1. Find out extra information
There was plenty of information in the general instructions given on the website in relation to application forms, but there was also a contact address which proved important in finding out more about the area and what it is like to live there.

2. Making a list of requirements
Knowing what you need to take with you is important so that you are prepared once you arrive. This includes all manner of things from cutlery to bed sheets. And of course all of the things that you want to take with you that remind you of home or help in your day to day work.

3. Looking for work
Visit the area - this is easier on open days. Identify popular places where it is easier to get work so that you can begin applying once you have arrived and have your time table.

4. Where do you want to live?
Take into consideration that you have options. You do NOT have to stay in halls if this is not what you want - often colleges have connections to other student organised accommodation which they can give you more information on. This can also often be cheaper or more accessible (you will not necessarily get a place in halls, particularly if rooms are limited and your application is late) As well as this, consider what type of room you want to be staying in - do you want a single or shared space? Do you want your own room? Do you want to be sharing with 5 people or 2 people? One gender or mixed? are there friends you know also applying for accommodation there who you would like to share with? - bear in mind, this place will be your home for quite a while (at least a year) so you want to feel comfortable there, especially around the people you'll be seeing every day and sharing a larger portion of your time with.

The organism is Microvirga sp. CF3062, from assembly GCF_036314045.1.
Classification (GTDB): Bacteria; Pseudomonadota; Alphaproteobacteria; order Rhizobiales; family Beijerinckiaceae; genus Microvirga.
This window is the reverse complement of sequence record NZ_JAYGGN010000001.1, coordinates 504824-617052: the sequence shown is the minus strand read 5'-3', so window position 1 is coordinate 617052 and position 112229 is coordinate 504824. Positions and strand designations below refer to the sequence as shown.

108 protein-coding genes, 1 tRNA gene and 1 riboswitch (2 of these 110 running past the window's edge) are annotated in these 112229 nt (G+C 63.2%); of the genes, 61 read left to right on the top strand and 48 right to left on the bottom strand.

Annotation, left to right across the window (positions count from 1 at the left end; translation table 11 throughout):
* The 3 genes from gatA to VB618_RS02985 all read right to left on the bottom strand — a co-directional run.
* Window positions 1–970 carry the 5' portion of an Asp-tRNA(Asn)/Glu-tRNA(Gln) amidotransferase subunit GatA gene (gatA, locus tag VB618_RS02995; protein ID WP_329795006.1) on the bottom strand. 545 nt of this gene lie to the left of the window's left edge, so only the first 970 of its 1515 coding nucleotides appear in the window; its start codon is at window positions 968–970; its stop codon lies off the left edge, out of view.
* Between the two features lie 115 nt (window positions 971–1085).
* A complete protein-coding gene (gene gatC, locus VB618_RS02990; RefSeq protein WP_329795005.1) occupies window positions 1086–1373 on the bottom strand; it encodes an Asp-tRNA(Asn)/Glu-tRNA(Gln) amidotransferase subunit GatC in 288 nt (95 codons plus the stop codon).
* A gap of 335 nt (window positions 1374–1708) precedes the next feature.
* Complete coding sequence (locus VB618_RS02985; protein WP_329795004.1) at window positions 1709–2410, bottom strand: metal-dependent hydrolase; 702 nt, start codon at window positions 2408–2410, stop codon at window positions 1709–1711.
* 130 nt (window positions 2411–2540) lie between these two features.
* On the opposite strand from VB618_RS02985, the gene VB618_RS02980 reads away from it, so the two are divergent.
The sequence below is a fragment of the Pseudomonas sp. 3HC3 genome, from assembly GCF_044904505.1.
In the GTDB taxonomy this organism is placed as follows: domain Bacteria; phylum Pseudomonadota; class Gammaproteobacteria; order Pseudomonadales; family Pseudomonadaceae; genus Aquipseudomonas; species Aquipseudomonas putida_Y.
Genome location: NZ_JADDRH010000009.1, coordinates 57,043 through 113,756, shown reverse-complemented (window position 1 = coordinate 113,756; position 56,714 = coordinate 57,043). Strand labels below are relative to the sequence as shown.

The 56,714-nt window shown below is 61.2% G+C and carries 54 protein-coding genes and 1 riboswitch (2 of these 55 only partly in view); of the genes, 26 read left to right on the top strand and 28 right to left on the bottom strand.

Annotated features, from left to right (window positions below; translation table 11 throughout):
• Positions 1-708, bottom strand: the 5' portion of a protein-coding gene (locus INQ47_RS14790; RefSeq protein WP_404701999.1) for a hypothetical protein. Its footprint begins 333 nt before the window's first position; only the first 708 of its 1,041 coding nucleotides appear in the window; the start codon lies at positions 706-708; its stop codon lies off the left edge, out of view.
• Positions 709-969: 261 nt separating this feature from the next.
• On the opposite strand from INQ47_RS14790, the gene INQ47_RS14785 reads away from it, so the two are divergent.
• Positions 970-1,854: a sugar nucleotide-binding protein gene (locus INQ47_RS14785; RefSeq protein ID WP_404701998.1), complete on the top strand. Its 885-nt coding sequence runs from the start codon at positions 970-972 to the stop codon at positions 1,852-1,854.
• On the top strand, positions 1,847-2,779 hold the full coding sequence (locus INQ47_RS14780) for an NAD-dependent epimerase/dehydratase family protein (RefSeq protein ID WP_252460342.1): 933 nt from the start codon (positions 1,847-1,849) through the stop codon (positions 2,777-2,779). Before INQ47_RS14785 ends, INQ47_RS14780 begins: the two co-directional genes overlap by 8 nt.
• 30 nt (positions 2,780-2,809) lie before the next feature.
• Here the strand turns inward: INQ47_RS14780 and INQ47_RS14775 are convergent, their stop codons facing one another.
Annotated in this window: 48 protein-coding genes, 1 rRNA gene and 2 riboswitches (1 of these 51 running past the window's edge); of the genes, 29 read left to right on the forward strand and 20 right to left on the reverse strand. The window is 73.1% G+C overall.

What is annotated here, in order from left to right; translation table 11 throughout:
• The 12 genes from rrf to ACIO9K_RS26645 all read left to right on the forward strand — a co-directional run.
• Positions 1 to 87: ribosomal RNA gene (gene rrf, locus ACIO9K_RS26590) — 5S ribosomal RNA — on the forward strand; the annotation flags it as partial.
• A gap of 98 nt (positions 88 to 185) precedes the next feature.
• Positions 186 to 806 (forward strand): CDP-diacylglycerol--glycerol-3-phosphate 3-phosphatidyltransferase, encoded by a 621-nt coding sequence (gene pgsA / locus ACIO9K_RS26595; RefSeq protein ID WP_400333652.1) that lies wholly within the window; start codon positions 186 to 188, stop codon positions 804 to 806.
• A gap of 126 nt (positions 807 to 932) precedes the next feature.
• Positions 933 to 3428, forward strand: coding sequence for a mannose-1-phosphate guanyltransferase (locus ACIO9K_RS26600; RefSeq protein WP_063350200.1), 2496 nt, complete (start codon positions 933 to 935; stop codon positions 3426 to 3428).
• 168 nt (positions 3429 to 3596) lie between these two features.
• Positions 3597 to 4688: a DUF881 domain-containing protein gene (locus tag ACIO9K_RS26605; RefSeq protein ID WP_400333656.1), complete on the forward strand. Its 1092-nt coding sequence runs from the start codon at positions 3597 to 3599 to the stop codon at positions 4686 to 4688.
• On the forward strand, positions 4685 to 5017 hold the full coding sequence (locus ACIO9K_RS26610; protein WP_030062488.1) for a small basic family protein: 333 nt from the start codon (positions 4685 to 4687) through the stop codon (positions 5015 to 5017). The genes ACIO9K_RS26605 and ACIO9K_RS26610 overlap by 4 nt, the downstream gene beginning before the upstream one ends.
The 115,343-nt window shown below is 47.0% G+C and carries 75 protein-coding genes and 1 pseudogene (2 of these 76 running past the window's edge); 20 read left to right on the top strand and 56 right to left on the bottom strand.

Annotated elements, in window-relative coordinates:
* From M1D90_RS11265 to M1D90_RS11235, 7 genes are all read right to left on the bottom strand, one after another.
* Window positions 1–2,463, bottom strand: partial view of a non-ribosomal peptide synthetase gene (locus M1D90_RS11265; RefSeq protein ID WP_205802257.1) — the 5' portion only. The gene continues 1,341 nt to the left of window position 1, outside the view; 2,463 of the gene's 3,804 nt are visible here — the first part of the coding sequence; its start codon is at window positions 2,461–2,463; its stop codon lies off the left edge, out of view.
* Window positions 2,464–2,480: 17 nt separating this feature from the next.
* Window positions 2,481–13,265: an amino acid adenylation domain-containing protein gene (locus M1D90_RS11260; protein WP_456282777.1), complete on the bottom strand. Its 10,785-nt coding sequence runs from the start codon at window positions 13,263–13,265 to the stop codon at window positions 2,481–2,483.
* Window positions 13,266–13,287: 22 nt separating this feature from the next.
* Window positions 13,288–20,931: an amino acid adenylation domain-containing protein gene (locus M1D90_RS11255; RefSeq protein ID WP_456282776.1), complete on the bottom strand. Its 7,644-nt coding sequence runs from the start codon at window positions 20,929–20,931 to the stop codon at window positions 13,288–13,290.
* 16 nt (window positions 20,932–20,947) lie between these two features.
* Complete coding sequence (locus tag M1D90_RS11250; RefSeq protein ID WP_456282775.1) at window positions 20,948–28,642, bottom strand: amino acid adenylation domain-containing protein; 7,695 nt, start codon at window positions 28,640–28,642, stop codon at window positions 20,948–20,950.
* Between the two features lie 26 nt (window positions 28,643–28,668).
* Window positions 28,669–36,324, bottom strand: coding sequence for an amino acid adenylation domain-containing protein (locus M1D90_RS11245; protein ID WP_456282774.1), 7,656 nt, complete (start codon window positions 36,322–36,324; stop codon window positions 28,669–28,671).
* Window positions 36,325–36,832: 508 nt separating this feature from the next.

5. Be sure
After thinking everything through, take your time filling out the forms and posting it/ emailing it. For example if, your place is conditional (firm) make sure that you take into consideration the fact that if you don't meet your target grades, you may still need to pay off your application.

Good luck and happy half term!